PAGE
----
What is Dyscalculia?

KoolMinds Team
Dyscalculia is a learning disability that affects the ability to learn arithmetic and mathematics. Dyscalculia presents itself in many different ways and is unique to each individual. The signs of dyscalculia can vary from person to person, and they can also be different for different ages. 

Estimates vary, but most experts believe 3 to 6 percent of the population has symptoms of dyscalculia. Most dyscalculia is developmental, meaning that it was present from birth. Researchers don't know the exact cause of developmental dyscalculia but believe that it is caused by a combination of genetics and environmental factors. It is also possible for an adult to be diagnosed with acquired dyscalculia — usually as the result of a serious brain injury or a stroke. 

Symptoms of Dyscalculia

Educator and dyscalculia specialist Ronit Bird explains the symptoms of dyscalculia in The Dyscalculia Toolkit, a book written to help teachers and parents whose children are struggling with the disorder. Common symptoms include:
  • Difficulty learning to count
  • Trouble recognizing printed numbers
  • Using fingers to count out math solutions, long after peers have stopped using this method
  • Has difficulty adding, subtracting, multiplying, and dividing numbers, or gets inconsistent results when doing so
  • Trouble recalling basic math facts
  • Trouble organizing things in a logical way
  • Difficulty linking numbers and symbols to amounts and directions
  • Unable to tell time on an analog clock
  • Difficulty immediately sorting out right from left
  • Trouble with recognizing patterns and sequencing numbers
  • Struggles with math vocabulary
  • Struggles with identifying which quantity is largest or smallest
  • Has difficulty estimating values like speed, time, or distance
  • Missing or overlooking the +/- signs when adding and subtracting
  • Difficulty with conceptualizing story problems
  • Difficulty making sense of money (For example, handing a cashier a fistful of bills and change rather than counting it out)

Diagnosis and Treatment of Dyscalculia

Dyscalculia is typically diagnosed through a comprehensive evaluation that tests specific math skills and general cognitive abilities; reviews family history, standardized test scores, and past academic performance; and rules out other, related disorders, such as generalized anxiety or ADHD. Though schools and private testing centers use different approaches to determine dyscalculia, any good test will compare a child’s math ability and skills to those of other children the same age. Every child with dyscalculia has different strengths and weaknesses; a competent professional will recognize this and try a combination of tests to identify the specific areas where your child struggles.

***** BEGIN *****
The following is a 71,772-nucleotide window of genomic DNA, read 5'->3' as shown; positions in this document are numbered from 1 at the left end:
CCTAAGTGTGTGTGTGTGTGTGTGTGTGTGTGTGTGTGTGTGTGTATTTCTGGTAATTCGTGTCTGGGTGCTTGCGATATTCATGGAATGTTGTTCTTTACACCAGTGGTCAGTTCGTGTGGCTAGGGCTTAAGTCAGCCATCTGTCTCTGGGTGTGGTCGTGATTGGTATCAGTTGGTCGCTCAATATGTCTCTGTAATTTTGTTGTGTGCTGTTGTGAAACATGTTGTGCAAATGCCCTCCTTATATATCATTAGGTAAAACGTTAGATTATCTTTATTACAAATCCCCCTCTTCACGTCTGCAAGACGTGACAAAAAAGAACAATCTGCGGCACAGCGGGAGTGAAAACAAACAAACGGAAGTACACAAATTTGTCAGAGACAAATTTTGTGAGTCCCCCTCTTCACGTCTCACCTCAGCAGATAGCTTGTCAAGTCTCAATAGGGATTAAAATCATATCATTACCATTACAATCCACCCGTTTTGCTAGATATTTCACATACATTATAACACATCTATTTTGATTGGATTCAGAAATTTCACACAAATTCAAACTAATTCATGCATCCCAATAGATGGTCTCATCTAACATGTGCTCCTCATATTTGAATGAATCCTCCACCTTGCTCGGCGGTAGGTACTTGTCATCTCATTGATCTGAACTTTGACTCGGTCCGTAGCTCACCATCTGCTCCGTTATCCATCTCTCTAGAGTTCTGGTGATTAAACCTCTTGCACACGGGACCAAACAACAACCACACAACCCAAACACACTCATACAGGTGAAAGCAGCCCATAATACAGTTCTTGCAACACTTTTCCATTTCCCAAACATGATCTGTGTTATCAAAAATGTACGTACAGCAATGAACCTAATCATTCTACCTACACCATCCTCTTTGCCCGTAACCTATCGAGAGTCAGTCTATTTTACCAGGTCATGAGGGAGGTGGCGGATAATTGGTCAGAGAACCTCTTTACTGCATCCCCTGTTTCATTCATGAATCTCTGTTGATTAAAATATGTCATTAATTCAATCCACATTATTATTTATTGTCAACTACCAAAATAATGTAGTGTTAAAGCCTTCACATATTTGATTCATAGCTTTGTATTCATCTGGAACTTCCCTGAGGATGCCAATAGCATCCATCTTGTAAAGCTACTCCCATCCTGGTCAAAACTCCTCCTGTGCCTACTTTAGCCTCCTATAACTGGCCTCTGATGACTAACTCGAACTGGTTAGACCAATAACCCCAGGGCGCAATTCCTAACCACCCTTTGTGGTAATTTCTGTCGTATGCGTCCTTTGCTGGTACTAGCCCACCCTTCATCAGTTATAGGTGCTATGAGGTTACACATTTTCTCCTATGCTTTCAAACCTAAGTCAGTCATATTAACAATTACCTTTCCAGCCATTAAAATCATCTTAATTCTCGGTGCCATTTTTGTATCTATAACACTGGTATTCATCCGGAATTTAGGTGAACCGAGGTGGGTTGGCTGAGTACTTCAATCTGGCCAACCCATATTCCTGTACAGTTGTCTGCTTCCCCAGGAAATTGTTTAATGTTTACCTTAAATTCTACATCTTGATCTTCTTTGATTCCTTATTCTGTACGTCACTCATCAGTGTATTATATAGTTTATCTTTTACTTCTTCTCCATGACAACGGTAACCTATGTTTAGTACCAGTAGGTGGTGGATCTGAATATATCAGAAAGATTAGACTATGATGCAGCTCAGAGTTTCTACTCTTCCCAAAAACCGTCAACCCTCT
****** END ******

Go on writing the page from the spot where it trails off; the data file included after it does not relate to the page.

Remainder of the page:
There is no way of entirely curing dyscalculia, but it is treatable and early diagnosis can make a big difference. Some of the things that can help individuals with dyscalculia include specialized instruction, multisensory instruction, assistive technology, repetition, reinforcement, making games out of counting and arithmetic, working with professionals (including us, here at KoolMinds) to help build those math skills, and there are also accommodations that can be made at school or work for people that have dyscalculia. 

Articles/Resources for Dyscalculia

Videos about Dyscalculia

If you think that you or your child has Dyscalculia, click the link below to learn more about how KoolMinds can help!


[i] Aro, L. (2021, June 8). When Math Just Doesn’t Add Up: Understanding Dyscalculia. ADDitude. https://www.additudemag.com/dyscalculia/

[ii] Child Mind Institute. (2022, February 3). How to Spot Dyscalculia. https://childmind.org/article/how-to-spot-dyscalculia/

[iii] Watson, K. (2019, December 19). Dyscalculia: Know the Signs. Healthline. https://www.healthline.com/health/dyscalculia#treatment

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